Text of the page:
Murray Pollard

Murray Pollard

Murray Pollard – Diagnosed with MBC June 15, 2010

Shocking and unexpected words to hear; “You have Cancer”. Specifically, I have been diagnosed with Men’s Breast Cancer. How could this be? Isn’t this a woman’s cancer? No, its not; men have breast tissue too, just less of it. I soon discovered that any cells in our body can become cancerous. We become aware of certain cancers and the gender relation of these due to advertising, fund raisers, and word of mouth. We are generally unaware of other forms that are not so openly talked about.

I had been driving to a store a month earlier, and suddenly noticed my shirt felt wet, I opened my coat to see a little blood on my shirt. The blood had come from my right nipple. It happened again 2 days later, I decided I should see a Doctor, and went to a walk in clinic. No lump that could be felt, but the clinic arranged for a number of tests, which identified a cyst and a tumour. My family Doctor arranged for a biopsy to be done. It was expected to be benign, so this is what I was expecting when I talked to the Doctor about the results. He was aware of Male Breast Cancer, but had never seen a case of it. I am fortunate the clinic and my Doctor took the proactive steps they did, and diagnosed this so quickly.

Faced with this life changing situation, one takes stock of life’s priorities and has manyquestions. How far along is this? Is this curable or is the prognoses fatal? Why am I not aware this can happen to men? You can easily ask “why me?” and bemoan the situation, but will that change anything? No. What became obvious to me was that I needed to I turn this negative situation into a positive one.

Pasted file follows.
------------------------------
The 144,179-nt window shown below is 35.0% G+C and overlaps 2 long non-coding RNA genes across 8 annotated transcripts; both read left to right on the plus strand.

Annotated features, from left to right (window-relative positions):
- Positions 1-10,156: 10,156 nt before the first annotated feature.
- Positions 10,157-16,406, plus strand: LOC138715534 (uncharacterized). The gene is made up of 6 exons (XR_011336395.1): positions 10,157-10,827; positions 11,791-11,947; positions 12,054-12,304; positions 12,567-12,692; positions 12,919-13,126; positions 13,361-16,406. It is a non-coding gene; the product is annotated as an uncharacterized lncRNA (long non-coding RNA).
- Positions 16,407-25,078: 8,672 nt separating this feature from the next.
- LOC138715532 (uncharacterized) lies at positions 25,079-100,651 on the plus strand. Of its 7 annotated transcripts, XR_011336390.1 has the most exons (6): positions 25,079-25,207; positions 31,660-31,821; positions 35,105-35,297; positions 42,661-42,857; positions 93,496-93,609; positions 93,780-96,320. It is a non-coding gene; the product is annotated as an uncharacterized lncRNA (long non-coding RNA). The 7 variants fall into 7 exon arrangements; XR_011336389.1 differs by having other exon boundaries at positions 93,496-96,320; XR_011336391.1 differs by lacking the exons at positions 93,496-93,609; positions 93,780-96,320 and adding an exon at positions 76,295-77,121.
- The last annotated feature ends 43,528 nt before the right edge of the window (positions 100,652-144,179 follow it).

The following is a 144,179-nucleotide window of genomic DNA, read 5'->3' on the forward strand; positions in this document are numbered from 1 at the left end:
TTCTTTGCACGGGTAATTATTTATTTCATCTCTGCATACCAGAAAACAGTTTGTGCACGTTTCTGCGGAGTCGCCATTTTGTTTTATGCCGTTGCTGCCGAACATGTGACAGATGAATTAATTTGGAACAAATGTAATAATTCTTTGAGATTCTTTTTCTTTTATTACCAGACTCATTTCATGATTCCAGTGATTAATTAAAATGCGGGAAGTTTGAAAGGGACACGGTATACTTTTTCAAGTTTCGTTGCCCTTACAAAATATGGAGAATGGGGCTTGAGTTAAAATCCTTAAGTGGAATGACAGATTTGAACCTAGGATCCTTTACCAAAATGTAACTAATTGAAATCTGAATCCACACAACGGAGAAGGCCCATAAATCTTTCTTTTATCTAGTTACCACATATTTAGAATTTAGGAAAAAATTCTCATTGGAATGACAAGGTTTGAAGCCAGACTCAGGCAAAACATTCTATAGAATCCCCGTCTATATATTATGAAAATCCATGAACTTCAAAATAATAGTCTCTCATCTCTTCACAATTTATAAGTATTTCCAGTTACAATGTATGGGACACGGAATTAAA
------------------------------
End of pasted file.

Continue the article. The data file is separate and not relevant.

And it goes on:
Thus began the journey of this next chapter of my life.

I am now in the beginning phases of trea, and nothing prepares you for the rollercoaster of events about to occur in the cancer treatment process. Thus far, I have met with various Doctors seven times, and have gone through innumerable appointments for tests and procedures. All this occurred during the two months between when the initial incident occurred and the surgery. This led to an inability to make plans for much of anything due to appointments being scheduled, resulting time off work for these, and trying to arrange my work life around the aspect of being off work for a period of time. There is also the uncertainty what else will be found.

My surgery, a modified radical mastectomy, revealed I had Stage II Cancer; it has spread to the lymph nodes. The many test I had earlier indicated the Cancer had not spread. The subsequent pathologists report proved otherwise. This is part of the roller coaster of events that occur with this illness. Medicine is a practice, and false negative reports occur. The best action is to be prepared to expect the unexpected, expect changes in information, get secondary opinions where warranted and share information with others. They will help you learn some of the things occurring. Accept support from others, and be supportive in sharing your experiences, and spreading the word about this cancer.
I am now at the next chapter of this journey; post operative treatment which is Chemotherapy. Radiation treatments are being decided on, because I was caught early enough that this may not be required. I will share the next chapter in this event with you as it unfolds.
Murray Pollard is a businessman, an artist and musician. He is a member of Society of Composers, Authors and Music Publishers of Canada, Canadian Academy of RecordingArts and Science, and past Board member of The Canadian Hearing Society. He volunteers with numerous charitable organizations.